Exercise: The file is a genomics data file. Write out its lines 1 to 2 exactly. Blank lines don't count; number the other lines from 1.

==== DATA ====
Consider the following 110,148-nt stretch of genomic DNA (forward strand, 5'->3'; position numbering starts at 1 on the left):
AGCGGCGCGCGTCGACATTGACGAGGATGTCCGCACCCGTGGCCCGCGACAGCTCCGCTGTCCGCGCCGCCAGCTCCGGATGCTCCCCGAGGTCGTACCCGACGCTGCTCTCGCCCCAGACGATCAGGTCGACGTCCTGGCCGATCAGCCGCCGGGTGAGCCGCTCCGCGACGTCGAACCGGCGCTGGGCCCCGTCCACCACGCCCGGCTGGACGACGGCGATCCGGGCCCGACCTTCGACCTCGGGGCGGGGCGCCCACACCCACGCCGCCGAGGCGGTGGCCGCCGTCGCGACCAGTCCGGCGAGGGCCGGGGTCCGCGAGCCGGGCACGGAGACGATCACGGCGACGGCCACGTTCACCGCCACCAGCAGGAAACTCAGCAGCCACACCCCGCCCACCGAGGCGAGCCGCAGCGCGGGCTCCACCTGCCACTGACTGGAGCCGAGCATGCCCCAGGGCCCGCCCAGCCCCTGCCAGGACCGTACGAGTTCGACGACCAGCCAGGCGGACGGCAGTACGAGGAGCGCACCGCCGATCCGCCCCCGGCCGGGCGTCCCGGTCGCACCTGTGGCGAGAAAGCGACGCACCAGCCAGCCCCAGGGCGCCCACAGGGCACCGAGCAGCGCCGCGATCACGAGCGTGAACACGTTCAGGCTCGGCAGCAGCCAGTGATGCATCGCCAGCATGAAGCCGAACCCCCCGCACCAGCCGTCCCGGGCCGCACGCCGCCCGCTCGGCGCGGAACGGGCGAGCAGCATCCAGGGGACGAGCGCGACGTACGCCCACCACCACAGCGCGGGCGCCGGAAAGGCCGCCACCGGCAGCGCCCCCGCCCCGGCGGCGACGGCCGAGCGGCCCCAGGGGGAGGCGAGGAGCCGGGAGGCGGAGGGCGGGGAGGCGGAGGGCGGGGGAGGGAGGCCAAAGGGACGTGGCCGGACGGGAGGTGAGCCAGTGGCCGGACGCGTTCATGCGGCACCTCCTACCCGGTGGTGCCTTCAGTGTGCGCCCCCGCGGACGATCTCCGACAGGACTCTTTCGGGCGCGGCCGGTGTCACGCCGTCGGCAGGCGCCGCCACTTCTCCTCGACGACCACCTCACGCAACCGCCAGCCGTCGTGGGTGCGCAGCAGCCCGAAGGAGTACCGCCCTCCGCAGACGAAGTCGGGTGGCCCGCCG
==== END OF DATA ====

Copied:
Consider the following 110,148-nt stretch of genomic DNA (forward strand, 5'->3'; position numbering starts at 1 on the left):
AGCGGCGCGCGTCGACATTGACGAGGATGTCCGCACCCGTGGCCCGCGACAGCTCCGCTGTCCGCGCCGCCAGCTCCGGATGCTCCCCGAGGTCGTACCCGACGCTGCTCTCGCCCCAGACGATCAGGTCGACGTCCTGGCCGATCAGCCGCCGGGTGAGCCGCTCCGCGACGTCGAACCGGCGCTGGGCCCCGTCCACCACGCCCGGCTGGACGACGGCGATCCGGGCCCGACCTTCGACCTCGGGGCGGGGCGCCCACACCCACGCCGCCGAGGCGGTGGCCGCCGTCGCGACCAGTCCGGCGAGGGCCGGGGTCCGCGAGCCGGGCACGGAGACGATCACGGCGACGGCCACGTTCACCGCCACCAGCAGGAAACTCAGCAGCCACACCCCGCCCACCGAGGCGAGCCGCAGCGCGGGCTCCACCTGCCACTGACTGGAGCCGAGCATGCCCCAGGGCCCGCCCAGCCCCTGCCAGGACCGTACGAGTTCGACGACCAGCCAGGCGGACGGCAGTACGAGGAGCGCACCGCCGATCCGCCCCCGGCCGGGCGTCCCGGTCGCACCTGTGGCGAGAAAGCGACGCACCAGCCAGCCCCAGGGCGCCCACAGGGCACCGAGCAGCGCCGCGATCACGAGCGTGAACACGTTCAGGCTCGGCAGCAGCCAGTGATGCATCGCCAGCATGAAGCCGAACCCCCCGCACCAGCCGTCCCGGGCCGCACGCCGCCCGCTCGGCGCGGAACGGGCGAGCAGCATCCAGGGGACGAGCGCGACGTACGCCCACCACCACAGCGCGGGCGCCGGAAAGGCCGCCACCGGCAGCGCCCCCGCCCCGGCGGCGACGGCCGAGCGGCCCCAGGGGGAGGCGAGGAGCCGGGAGGCGGAGGGCGGGGAGGCGGAGGGCGGGGGAGGGAGGCCAAAGGGACGTGGCCGGACGGGAGGTGAGCCAGTGGCCGGACGCGTTCATGCGGCACCTCCTACCCGGTGGTGCCTTCAGTGTGCGCCCCCGCGGACGATCTCCGACAGGACTCTTTCGGGCGCGGCCGGTGTCACGCCGTCGGCAGGCGCCGCCACTTCTCCTCGACGACCACCTCACGCAACCGCCAGCCGTCGTGGGTGCGCAGCAGCCCGAAGGAGTACCGCCCTCCGCAGACGAAGTCGGGTGGCCCGCCG